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Sky plc's £11.7 billion ($15.4 billion) takeover by Rupert Murdoch's Twenty-First Century Fox Inc. (FOXA) - Get Fox Corporation Class A Report moved slowly into the latest phase of U.K. regulatory delay on Tuesday, Oct. 10, when the Competition and Markets Authority published an issues statement setting out the scope of its investigation.

Calling for submissions on Fox's "genuine commitment" to broadcasting standards and whether the acquisition by Fox of the more than 60% of Sky plc it does not already own will reduce media plurality and access to differing voices, the CMA also said it contacted Ofcom, the government's separate media regulator, to ask for information and factual and technical assistance.

Both Ofcom and the CMA had previously looked at the bid, but it was referred back to them in September, when the culture secretary, Karen Bradley, said she wanted a more thorough look at corporate governance failures at Fox News, which has come under scrutiny following a number of scandals. Fox News was pulled from satellite broadcaster Sky in August after the parent group concluded that it was no longer commercially viable to broadcast for a largely U.K.-based audience.

In Tuesday's announcement, the CMA said it is "looking for views and evidence on whether the merged entity post-transaction will have a genuine commitment to broadcasting standards objectives. In assessing this, we will consider the record of the parties' compliance with broadcasting and other applicable regulations and their broader attitude to compliance in general."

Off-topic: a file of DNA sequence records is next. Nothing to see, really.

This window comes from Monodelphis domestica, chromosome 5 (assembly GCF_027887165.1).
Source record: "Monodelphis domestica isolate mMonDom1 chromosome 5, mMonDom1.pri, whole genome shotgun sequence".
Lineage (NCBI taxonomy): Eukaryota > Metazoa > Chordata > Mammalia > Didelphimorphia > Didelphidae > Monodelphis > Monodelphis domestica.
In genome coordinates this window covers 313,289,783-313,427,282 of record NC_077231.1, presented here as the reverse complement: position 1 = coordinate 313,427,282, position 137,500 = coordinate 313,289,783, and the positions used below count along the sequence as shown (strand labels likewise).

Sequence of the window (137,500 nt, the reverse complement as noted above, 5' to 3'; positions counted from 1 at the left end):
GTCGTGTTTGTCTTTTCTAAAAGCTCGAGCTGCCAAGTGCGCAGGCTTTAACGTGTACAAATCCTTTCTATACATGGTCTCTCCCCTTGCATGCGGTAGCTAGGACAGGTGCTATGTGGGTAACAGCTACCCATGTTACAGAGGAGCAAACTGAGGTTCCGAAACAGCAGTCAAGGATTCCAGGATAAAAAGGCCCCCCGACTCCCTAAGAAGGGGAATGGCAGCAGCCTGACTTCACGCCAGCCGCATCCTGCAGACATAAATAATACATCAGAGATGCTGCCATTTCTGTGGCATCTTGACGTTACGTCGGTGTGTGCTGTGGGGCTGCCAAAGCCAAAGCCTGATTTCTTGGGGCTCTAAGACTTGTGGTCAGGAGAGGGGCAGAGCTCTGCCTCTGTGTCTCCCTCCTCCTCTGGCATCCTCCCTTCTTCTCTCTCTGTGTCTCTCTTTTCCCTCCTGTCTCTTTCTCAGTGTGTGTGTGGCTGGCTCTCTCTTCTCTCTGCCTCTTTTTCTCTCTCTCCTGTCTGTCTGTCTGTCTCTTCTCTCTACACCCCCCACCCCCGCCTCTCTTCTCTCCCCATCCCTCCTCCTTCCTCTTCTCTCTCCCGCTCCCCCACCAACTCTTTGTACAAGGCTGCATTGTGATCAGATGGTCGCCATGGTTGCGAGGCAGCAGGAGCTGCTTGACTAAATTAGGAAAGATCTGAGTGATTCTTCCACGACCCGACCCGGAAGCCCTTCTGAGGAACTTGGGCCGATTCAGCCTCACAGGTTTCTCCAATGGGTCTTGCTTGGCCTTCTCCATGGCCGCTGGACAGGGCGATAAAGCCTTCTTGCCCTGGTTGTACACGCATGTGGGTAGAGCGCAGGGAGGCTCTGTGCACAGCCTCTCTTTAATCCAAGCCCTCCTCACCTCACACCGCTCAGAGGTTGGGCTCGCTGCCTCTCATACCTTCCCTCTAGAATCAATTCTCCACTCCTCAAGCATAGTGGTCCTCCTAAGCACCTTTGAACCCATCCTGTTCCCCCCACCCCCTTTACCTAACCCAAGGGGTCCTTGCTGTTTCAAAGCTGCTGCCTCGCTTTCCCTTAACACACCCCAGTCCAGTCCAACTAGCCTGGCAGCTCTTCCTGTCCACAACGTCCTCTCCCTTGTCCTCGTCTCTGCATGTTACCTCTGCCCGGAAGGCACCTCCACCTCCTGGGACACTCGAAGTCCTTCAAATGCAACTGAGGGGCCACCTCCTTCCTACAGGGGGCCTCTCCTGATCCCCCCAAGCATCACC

Fox has submitted two separate documents, one on media plurality and one on broadcasting standards. It said the evidence shows that there are now more sources of competition than when the issue of media plurality was looked at when it previously tried to buy Sky in 2010. It points to the role of Facebook Inc. (FB) - Get Facebook, Inc. Class A Report in shaping news provision and consumption, and it insisted that the takeover of Sky will "not bring news providers under common material influence."

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Its argument is that the deal is not a full combination of Sky, Fox and News Corp. (NWSA) - Get News Corporation Class A Report , the vehicle through which Murdoch owns his print media, despite the common minority holding by the Murdoch Family Trust, and that while Fox already exercises material influence over Sky, the boards of Fox and News Corp. remain separate and independent.

As for its commitment to broadcasting standards, Fox said previous investigations by Ofcom concluded there were no concerns that justified the culture secretary's decision to refer the deal to the CMA and said there are also no reasonable grounds for her to argue the takeover "operates or may be expected to operate against the public interest."

The CMA announcement also restated the deadlines for the rest of its investigation. Full provisional findings will be due in December, and a final decision will be announced by March 6. On the basis of its report, the culture secretary still has to make up her mind whether to accept its decision or override it.

The market's reaction to what was, in effect, merely an administrative announcement was limited. Sky's shares on Tuesday afternoon in London were trading at 920 pence, up 0.22% on Monday's close, while the wider FTSE 100 index was up 0.33% at 7,532.55.

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